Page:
ANALYSIS - MEDIA TRACK - Phew, what torture! Red-tops feel the squeeze as punters desert them for other media

The UK’s red-top tabloids have had a hard time of it over the last decade. Their sector has stumbled into a seemingly relentless decline in both readers and sales.

The UK’s red-top tabloids have had a hard time of it over the last

decade. Their sector has stumbled into a seemingly relentless decline in

both readers and sales.



At the same time, the Daily Mail and The Mail on Sunday have shown a

consistent growth in sales and readership at a time when most other

national newspapers are suffering at the hands of new media. The fact

that the only other four nationals to increase their circulations in the

90s were quality broadsheets, shows a palpable shift in the public’s

reading tastes.



The Mirror, The Sun and the Daily Star all noted this trend and began to

edge themselves upmarket. The Mirror and The Sun began to concentrate

more on the quality of its news, while the Daily Star decided to move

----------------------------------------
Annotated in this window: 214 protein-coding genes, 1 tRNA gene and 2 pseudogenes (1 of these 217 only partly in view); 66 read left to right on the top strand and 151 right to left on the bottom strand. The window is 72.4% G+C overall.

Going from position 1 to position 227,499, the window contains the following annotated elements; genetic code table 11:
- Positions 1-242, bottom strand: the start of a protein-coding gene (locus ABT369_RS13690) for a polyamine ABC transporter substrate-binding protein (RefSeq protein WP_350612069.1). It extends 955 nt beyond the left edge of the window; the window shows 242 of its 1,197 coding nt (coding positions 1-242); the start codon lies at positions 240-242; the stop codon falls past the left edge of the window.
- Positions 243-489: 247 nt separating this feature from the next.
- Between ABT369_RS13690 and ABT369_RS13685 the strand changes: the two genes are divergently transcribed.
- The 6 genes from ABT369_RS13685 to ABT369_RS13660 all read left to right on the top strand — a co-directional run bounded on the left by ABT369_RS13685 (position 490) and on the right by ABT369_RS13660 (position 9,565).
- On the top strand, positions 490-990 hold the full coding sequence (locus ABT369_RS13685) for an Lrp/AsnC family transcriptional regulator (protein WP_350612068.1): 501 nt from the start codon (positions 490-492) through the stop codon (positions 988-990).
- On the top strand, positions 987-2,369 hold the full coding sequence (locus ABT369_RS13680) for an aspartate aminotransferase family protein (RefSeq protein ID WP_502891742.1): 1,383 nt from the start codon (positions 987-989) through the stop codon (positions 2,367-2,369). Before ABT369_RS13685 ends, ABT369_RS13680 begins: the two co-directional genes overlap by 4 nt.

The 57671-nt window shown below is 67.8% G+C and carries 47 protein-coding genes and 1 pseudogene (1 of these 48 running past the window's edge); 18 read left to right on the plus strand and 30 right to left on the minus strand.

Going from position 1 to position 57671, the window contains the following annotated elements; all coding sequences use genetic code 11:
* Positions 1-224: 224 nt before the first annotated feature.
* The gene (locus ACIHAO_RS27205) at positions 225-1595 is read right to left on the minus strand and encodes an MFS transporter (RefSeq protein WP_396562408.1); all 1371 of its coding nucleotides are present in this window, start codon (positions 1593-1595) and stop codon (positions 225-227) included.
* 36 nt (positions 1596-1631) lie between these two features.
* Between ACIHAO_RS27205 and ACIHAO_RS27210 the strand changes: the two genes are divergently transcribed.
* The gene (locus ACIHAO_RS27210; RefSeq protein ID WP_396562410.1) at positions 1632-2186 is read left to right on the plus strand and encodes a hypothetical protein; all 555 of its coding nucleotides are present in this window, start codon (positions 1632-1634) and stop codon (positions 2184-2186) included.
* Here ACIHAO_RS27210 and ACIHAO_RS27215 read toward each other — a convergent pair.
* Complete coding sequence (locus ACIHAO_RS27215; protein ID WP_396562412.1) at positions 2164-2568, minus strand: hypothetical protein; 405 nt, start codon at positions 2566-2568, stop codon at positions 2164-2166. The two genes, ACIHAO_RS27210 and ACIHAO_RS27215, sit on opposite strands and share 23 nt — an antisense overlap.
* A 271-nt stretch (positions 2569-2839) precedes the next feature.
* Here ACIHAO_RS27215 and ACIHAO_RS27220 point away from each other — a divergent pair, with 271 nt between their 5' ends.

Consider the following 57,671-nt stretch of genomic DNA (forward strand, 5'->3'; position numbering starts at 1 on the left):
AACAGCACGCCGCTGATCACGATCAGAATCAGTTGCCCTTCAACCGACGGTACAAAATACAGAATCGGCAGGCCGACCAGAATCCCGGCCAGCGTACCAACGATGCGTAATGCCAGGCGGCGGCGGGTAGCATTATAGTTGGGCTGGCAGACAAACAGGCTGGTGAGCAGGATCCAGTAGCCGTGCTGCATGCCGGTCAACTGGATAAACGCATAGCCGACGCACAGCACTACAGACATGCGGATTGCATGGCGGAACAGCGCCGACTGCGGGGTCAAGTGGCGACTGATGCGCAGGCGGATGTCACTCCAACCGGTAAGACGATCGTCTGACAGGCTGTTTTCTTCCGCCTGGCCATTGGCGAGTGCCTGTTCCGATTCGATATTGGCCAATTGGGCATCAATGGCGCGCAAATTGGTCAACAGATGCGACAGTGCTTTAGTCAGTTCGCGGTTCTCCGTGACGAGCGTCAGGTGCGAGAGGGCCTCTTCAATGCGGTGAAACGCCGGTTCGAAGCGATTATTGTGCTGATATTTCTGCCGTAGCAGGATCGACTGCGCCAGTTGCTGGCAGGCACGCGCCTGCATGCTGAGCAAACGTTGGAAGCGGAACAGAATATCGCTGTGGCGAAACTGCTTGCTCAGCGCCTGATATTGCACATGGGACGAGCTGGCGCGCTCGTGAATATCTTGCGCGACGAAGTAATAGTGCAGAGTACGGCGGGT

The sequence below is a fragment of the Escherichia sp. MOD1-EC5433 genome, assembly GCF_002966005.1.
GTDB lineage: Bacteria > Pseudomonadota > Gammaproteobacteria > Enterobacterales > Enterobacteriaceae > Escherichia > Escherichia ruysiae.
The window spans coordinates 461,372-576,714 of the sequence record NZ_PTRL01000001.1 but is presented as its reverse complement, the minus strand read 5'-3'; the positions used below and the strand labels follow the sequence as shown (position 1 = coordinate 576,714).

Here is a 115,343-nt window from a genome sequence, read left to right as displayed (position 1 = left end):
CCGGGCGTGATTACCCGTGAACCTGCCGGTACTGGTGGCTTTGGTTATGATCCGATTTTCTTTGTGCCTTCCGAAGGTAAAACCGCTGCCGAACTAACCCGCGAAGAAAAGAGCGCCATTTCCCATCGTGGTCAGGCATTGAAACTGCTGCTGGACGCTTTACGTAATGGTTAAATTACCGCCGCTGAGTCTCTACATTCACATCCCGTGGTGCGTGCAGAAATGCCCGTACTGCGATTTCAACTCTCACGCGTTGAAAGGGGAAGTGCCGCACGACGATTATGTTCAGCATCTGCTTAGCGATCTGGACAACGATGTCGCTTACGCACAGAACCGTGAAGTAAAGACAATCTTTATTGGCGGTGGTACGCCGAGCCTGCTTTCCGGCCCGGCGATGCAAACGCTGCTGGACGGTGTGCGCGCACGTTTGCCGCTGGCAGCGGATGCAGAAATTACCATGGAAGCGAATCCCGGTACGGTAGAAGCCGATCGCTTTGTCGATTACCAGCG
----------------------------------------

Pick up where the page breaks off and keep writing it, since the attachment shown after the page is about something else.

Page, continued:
away from its ’smutty’ image with a redesign and new masthead.



Despite these moves, the popular tabloid sector remains a waning one

This is partly due to the young demographic profile of the titles’

readers - each of the popular tabloids’ has a readership heavy in the

15- to 34-year-old group. According to NRS figures, the number of 15- to

34-year-olds reading national newspapers declined by 7.2 million or 22.2

per cent between 1995 and 1999. Over the same period, the 35- to

54-year-old audience contracted by just 6.9 per cent.



This loss of young people, as they move towards consumer magazines and,

more recently, the internet, has resulted in the tabloids’ readership

base declining at a faster rate than the national newspaper market as a

whole.



The national newspaper sector experienced a fall of more than two

million copy sales across the last decade, according to ABC data. The

popular tabloids contributed to three-quarters of all sales lost during

this period. The popular sector has shed more than eight million readers

since 1993, while the mid-market and quality market lost only two

million readers each over the same period.





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